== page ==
Recent Activity at Loihi Volcano


Events during 17 July to 31 July 1996 :

The precursers to the UH Event Response Expedition
Current Geologic Activity and Research at Loihi
2001 early '98 Late '97 early '97 Nov '96 Oct '96 Aug-Sept '96 mid Aug '96 early Aug '96 July '96

Visit these Recent Activity Links Too:

The largest swarm of earthquakes ever recorded on ANY Hawaiian volcano recently occurred at Loihi seamount. It began on 17 July 1996, and to date, a total of over 4000 earthquakes have been recorded by the Hawaii Volcano Observatory (HVO) network, with more than 40 earthquakes between magnitude 4 and 5 recorded by the World Wide seismic network.

Activity apparently moved up the south rift during the first day or two to the southern summit region, which is the oval-shapped region colored in light blue and pink hues in the image on the main Loihi web page. This summit platform area is at 1200 to 960 m below sea level.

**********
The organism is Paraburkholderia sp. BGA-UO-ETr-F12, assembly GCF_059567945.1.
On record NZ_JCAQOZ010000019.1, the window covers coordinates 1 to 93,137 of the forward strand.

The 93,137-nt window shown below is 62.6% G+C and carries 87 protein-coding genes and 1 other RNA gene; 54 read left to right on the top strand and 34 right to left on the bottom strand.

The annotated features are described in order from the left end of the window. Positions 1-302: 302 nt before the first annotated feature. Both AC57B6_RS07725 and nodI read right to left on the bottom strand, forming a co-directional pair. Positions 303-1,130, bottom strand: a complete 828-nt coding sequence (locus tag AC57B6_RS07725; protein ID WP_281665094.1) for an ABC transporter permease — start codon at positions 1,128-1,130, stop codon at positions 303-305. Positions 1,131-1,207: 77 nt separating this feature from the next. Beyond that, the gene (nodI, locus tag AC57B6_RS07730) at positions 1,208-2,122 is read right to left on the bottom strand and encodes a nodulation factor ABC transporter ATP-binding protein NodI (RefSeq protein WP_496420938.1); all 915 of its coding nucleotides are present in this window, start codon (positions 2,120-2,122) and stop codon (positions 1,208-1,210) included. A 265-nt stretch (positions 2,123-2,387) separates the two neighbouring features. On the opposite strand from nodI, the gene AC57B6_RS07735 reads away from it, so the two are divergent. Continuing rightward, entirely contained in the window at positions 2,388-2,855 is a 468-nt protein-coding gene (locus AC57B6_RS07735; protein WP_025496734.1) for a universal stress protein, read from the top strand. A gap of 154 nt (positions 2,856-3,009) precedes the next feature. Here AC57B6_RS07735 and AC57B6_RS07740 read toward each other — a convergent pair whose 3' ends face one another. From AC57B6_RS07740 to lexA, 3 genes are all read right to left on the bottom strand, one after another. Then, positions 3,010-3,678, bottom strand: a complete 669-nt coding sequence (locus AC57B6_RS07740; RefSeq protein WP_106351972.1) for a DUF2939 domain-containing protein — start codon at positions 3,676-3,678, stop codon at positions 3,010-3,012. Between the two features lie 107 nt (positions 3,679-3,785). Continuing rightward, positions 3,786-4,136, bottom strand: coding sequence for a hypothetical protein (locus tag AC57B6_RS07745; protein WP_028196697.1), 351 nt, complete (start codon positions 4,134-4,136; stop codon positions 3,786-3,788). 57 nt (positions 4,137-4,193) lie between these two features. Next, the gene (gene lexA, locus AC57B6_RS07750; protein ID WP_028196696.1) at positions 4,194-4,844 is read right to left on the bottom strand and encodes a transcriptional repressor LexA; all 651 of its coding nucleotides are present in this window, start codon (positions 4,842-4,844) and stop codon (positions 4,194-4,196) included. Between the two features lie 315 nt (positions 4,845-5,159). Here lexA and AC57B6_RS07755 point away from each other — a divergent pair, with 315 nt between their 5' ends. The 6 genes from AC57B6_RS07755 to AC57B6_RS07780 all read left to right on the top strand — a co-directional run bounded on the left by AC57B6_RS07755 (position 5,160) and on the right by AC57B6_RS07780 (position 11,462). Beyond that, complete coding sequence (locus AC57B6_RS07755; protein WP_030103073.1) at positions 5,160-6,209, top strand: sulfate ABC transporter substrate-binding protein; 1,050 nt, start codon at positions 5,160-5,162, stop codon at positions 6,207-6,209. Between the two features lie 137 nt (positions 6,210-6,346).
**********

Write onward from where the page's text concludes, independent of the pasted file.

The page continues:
Here is a map showing Recent Hawaiian Earthquakes as of 31 Aug 1996, including those at Loihi (color-coded by date of earthquake).

This image created by Jackie Caplan-Auerbach at UH. Click on the image to see a full-scale view.

Because the HVO seismic network is too far from Loihi to detect harmonic tremor (which is associated with the movement of magma), we were unsure about the cause of this earthquake swarm: it could be tectonic or volcanic. An expedition was organized to investigate things further, given our poor constraint on the cause of these unprecedented events:

Some hypothesized possible causes for this unprecedented earthquake swarm are:

  1. Volcanic
  2. Tectonic
  3. Some combination of Volcanic and Tectonic
The long duration of the swarm event and the moderate magnitude of the quakes are most compatible with either a pit crater collapse or an explosive eruption origin. However, we have never witnessed (directly or remotely) a Hawaiian submarine effusive eruption so it is possible that this could be one.

Please see the other Loihi pages for post-expedition results and how they bear on the hypotheses above

UH Scientists Fred Duennebier, Mike Garcia and Ken Rubin provided information used on this WWW document.


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This page created and maintained by Ken

Last page update on 18 Sept. 1996